The hardest bits to remove were the two engine support screws, 20cm long devil-killing silver bullets which had to be replaced by a link plate allowing a zigzag around various cables and wires to screw in the bars.

7pm came and went. Then 7.30, then 8pm. I called Alex and apologised: I’d have to give the meal a miss. I sounded aching and sweaty enough that she didn’t argue.

The problem was that we quickly discovered Metal Mule crashbars didn’t fit with the original bash plate on. And, of course, their website didn’t mention anything of the sort.

Worse still, they didn’t fit with the rally front fender on.

Conniving money-grabbers.

I had no qualms about cutting off a bit of the bash plate.

But the fender was more problematic. I’d already noticed that my legs got sprayed with it on. The choice was either to revert to the original mudguard, or to chop off part of it.

The original guard was in my flat, and anyway I still didn’t like it. I elected to chop off the offending rear bit. The bit that shields the radiator. Not good. That’s why I suggested that, at a later date, we cut the front part of the original guard, give the leftover some height, and screw it back in.

While Ab Fab was cutting and smoothing, my task was to fit all that had been taken off back on the bike. Basically, build it back up.

And I did, without crying for help even once. Mighty pleased. How many manually-challenged PhD holders in Literature can say so?

The good and worrying thing is that I quite enjoyed that. Good because it looks like it could be a useful skill to have with the Ten in Laos. Worrying because I have now a hand in the nitty-gritty of life. Yuk. It’s not all ideals and ethereal concepts and metaphors and hour-long silly convoluted talks on nothing at all (trees in Proust, what Deleuze owes to marshmallows etc.) anymore, there’s also sticking my head in the butt of a bike, a real object that has the power to both enchant and kill me.

To my shame, I now read MCN religiously. Ted Simon’s Jupiter’s Travels in on my bedside table. I check the moto GP results, even watch a bit when I perchance upon a race.

I don’t spend money on photographic gear anymore, but on motorbike insurance, fuel, accessories, fines and repairs.

Doc, what’s wrong with me?

Okay, my head’s still partly in the clouds: after all was back in place, including the nicely newly cut fender and bash plate, I found two ni-lock screws stranded behind me. Important bits. Ah well, the road back to reality is twisty.

What’s the lesson here? Simply, that compatibility of aftermarket accessories shouldn’t be assumed – they are an afterthought for overthinking and gullible customers. That the descriptions of aftermarket accessory websites shouldn’t be trusted. That one who has a Yamaha Tenere should also get a Fabrice.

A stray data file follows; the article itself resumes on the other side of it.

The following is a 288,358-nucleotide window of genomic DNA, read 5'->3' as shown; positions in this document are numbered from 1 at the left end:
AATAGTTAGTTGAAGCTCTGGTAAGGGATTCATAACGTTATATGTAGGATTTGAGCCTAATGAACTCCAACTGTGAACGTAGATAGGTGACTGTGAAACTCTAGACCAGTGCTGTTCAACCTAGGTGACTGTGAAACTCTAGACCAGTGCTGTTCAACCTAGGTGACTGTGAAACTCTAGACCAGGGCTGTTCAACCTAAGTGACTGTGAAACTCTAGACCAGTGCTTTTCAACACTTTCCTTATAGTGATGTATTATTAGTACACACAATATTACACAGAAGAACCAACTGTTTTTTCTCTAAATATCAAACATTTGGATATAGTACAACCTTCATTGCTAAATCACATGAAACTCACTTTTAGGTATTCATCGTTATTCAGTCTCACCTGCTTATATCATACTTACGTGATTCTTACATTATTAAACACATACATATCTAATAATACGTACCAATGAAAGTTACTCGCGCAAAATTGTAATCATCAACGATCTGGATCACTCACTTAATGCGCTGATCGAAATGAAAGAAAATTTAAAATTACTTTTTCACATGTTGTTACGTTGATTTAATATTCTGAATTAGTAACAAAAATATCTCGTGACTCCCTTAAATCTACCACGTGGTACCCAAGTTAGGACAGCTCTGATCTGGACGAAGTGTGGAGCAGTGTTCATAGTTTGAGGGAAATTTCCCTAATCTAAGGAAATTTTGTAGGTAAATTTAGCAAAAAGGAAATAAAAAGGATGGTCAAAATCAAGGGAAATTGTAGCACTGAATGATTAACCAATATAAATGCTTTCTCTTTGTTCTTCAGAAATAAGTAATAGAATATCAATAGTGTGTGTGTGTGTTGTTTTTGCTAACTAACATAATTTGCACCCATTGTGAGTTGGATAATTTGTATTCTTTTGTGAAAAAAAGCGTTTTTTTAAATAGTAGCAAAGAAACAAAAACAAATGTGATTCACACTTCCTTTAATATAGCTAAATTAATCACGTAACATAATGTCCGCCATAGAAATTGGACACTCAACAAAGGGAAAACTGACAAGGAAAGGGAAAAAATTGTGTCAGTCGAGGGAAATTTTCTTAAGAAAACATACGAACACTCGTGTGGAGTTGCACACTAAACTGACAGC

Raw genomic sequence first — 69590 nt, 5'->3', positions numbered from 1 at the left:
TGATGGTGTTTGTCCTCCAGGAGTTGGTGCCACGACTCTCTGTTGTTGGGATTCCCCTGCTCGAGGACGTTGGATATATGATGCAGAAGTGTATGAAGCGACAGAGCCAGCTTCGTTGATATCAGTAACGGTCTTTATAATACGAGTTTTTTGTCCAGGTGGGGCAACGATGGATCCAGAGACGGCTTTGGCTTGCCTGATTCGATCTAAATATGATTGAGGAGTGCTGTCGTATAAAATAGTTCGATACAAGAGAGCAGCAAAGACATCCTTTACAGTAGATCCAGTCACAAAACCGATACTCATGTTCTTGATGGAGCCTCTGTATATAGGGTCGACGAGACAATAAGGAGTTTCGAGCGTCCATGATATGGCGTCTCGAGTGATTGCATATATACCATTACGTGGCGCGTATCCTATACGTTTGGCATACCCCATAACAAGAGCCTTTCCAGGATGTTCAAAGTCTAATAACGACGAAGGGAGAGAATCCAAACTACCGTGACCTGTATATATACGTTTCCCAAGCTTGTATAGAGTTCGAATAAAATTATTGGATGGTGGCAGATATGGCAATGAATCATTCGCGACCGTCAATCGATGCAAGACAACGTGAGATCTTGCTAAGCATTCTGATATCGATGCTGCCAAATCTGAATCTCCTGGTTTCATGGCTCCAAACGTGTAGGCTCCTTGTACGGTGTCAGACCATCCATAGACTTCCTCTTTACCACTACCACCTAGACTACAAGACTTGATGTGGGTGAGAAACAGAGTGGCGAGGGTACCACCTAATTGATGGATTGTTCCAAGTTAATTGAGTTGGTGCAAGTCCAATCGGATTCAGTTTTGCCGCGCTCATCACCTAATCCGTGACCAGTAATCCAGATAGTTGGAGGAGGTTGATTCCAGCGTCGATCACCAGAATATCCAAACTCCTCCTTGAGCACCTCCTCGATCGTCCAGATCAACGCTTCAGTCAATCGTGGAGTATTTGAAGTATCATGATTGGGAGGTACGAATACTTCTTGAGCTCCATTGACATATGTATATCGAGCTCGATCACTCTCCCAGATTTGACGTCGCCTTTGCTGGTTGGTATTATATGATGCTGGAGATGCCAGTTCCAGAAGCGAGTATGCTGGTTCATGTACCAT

And that the Ten was seen grinning as it put one spanner in the works after another.

It’s as if the guy doesn’t like me. As if he’s taking pleasure in pissing me off, making me swear and giving me a backache. Problems after problems after problems. Must be a bloody teenager. A bloody Tenager.

I was home at 11pm.


Surfing the Internet yesterday, I was reminded of one big clue to the Ten’s dismal reliability record so far. It is assembled in Italy.


The bug

I knew two things about the Ten when I bought it: I hated it, and it wouldn’t stay in standard form for very long.

Even before I made the reluctant switch from European to Japanese, I had spotted aftermarket products. Strange enough, I had particularly spotted engine crash bars and handguards. You know, the ones that would have saved my clutch lever and cable and fairing in the very unlikely event of a fall.

‘Don’t do tomorrow what you can do today’, is the saying that kept hitting my brain Tyson-style as my Ten laid helplessly on the road, then in Fabrice’s trailer, then in my garage, then on Whitechapel Road, then at the MECW’s carpark, then at my garage again.

Yeah yeah, got it now.

So, a few hours after my first crash, I scoured the Internet once again, full of renewed energy for spending money in order to hopefully save some. And I ordered:

– Barkbusters handguards EGO VPS.

– Metal Mule crash bars.

– High rally front fender.

– Leovince SBK silencers.

Some from Triumphland, some from BMW country. Nothing from the empire of the rising sushi, strange enough.

The issue of side luggage is still undecided: soft, hard? It will have to change. The Yamaha topbox is just big enough for a flip-up helmet. The Yamaha topbox, by the by, in which one of the two lid-to-box link screws came loose (head shake).

On the R, I had about 120 litres of carrying capacity, what with the BMW topbox and panniers, + a fantastic Touratech tankbag. And it was just how much I needed for touring, whether alone or two-up.

I will defo get another tankbag for the Ten, with a map pocket up top. GPSs never worked for me. I got one with the R, which I never used.

I like maps. I like to get lost and ask for directions: I get to see unexpected things, I get to swear, I get to meet various people and experience kindness which GPSs completely bypass.

I like to unfold a map, stare at it blankly until 10 minutes later I finally spot the place where I possibly am. I like to run a finger along a twisty road, tap a city, a village, dip my toes in a river of paper.

I like to see age showing on a map. Ideally, my maps would get so battered and crissed and damp that they’d end up looking like a 13th century portolan map. Then I can sell it, be rich and dump my Ten for ten European motorbikes.

Let’s see which ones.